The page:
Perhaps it is that sense that subtly draws Pico Iyer periodically to a Benedictine monastery in the hills near Big Sur to live in the hermitage for a few days at a time. He says he doesn’t attend services when he is there and has never meditated, there or anywhere. “I just take walks and read and lose myself in the stillness…” He finds other people doing it too. OK, he is not looking for God, but why is the stillness around the monastery better than somewhere else — like in that quiet room with no TV at the expensive hotel up the road? Is it just the money?
In any case, silence and stillness are not enough for us. They might be for a little while, as an immediate escape from the din and demands of daily life. But they are means to an end rather than ends in themselves. In his Letter for World Communications Day Pope Benedict XVI shows how silence is meant to serve relationships — with God and others.
In silence, says Benedict, we are better able to listen to and understand ourselves as well as express ourselves. But in silence we also allow the other person to speak; “space is created for mutual listening and deeper human relationships become possible.” We are not just stuck in our own words and ideas but can help “build an authentic body of shared knowledge.”
Much of our communication, the Pope continues, is driven by questions in search of answers. (The search engine has an almost godlike power to deliver the information we want.) But even amid the swirling tides of information on the internet many people find the ultimate questions of life confronting them: “Who am I? What can I know? What ought I to do? What may I hope?” These point to the desire for truth that God has inscribed in human hearts and can, through a balance of dialogue and silent reflection, lead to him.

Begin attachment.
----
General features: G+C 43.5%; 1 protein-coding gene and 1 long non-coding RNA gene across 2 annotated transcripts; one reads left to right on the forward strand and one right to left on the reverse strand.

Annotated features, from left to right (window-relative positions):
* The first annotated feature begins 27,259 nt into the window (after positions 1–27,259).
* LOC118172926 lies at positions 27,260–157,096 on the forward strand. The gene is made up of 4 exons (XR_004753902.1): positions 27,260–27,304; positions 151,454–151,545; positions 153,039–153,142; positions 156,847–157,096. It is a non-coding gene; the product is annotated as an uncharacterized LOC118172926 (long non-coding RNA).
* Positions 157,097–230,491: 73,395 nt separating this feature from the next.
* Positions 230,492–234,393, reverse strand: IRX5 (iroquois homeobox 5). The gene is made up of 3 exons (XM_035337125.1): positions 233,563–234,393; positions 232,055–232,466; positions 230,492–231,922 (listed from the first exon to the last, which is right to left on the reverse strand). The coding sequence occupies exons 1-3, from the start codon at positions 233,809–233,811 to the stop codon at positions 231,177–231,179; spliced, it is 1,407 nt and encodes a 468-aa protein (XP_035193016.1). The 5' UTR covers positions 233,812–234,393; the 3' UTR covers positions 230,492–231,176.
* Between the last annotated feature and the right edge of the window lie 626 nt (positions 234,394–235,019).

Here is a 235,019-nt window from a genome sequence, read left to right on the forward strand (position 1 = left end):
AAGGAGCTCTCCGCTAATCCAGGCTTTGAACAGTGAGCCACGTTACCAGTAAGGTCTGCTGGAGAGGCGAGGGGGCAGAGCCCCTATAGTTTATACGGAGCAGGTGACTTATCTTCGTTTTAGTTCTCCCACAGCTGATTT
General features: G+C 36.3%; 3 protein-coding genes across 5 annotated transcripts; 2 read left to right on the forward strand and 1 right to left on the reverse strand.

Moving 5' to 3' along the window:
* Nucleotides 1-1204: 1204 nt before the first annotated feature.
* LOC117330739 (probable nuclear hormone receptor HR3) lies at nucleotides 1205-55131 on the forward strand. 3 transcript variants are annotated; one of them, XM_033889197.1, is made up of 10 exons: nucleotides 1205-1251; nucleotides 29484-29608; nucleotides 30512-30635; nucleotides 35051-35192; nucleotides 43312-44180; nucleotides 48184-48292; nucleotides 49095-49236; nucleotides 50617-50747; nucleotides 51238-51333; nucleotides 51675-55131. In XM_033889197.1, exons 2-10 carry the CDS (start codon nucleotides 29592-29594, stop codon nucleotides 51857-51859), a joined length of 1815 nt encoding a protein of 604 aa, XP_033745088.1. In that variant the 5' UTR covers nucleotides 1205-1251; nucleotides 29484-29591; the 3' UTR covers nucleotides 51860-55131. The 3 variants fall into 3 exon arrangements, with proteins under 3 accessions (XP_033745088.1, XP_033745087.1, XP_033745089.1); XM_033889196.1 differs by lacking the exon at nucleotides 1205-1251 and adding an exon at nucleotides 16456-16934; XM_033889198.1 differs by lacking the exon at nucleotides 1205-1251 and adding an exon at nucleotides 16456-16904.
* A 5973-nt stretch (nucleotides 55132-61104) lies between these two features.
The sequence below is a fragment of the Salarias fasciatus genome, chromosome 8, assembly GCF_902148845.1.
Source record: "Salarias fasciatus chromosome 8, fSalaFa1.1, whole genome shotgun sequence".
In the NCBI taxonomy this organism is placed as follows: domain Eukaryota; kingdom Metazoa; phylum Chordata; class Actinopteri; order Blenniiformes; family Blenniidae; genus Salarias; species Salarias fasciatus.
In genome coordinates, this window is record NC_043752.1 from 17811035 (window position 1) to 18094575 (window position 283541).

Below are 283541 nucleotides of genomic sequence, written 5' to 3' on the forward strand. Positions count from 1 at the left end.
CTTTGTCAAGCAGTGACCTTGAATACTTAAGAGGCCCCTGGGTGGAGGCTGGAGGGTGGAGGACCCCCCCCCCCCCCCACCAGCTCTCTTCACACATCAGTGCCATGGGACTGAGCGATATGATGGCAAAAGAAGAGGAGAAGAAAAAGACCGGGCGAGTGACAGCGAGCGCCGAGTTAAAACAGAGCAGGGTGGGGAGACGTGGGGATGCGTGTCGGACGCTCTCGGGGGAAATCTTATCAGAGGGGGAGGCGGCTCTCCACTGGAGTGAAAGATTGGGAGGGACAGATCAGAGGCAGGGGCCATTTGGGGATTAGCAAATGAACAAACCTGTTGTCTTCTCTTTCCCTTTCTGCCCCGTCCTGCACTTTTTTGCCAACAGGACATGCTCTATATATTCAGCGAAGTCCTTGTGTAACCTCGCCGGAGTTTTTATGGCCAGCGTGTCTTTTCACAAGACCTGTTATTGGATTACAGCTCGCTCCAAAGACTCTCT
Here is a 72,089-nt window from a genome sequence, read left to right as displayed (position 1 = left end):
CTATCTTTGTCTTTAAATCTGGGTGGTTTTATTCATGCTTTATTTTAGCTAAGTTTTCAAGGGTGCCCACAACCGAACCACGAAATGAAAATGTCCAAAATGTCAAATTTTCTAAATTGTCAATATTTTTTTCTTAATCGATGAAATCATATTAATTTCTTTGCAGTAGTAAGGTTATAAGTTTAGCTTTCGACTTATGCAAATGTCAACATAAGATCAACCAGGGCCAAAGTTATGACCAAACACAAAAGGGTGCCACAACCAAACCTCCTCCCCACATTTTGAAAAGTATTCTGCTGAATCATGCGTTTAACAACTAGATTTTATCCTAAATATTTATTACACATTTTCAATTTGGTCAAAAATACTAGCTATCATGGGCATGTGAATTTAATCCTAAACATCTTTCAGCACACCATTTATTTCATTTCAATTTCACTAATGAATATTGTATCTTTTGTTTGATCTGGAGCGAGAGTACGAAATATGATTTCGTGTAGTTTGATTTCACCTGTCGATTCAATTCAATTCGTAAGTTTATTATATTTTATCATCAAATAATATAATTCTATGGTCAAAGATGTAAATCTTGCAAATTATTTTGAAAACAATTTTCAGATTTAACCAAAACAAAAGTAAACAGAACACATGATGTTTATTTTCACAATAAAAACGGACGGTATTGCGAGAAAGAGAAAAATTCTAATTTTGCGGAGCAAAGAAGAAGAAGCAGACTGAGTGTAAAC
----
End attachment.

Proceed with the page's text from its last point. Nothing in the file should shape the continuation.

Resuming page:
What happens then, one might add, is like, but even more unlike, what happens in Buddhist-style meditation or mindfulness, as a 1989 letter on the subject from the Vatican makes clear. The likeness would be in whatever serenity and therapeutic benefit is achieved. The difference lies in whom one encounters: for the Buddhist meditator, it is at best the depths of the self, which, he may believe, merges with an impersonal divine; for the one reaching out to the Christian God it is another person — divine and completely other, but the kind of personal being described by the film-maker Groning, into whose arms harried netizens can throw themselves and find not only peace but love.
Of course, the search for quiet and recollection does not necessarily take a religious turn. It can happen in a multitude of ways: a walk in the country, losing oneself in a good book or in a hobby such as wood-turning or embroidery, listening to music, or just sitting in a room by oneself. As somebody famous once said, “Sometimes I sits and thinks, and sometimes I just sits.”
But to have the right effect times of quiet have to be regular, as regular as our exposure to noise and activity. As Goldie Hawn, along with most meditation gurus, says, “10 mindful minutes” a day. Where do the other contemplative activities fit in, though? Pico Iyer’s friends who observe the “Internet Sabbath” give us a clue.
Remember Sunday? The way it was before shopping and sport and catching up with household chores and blobbing out in front of TV took over? Now that’s a tradition worth reclaiming. If we could spend one day a week on the old mix of community (church), family (dinner), and individual pursuits we might begin to bridge those communication gaps that are far more threatening to our wellbeing than the digital divide.
Carolyn Moynihan is deputy editor of MercatorNet.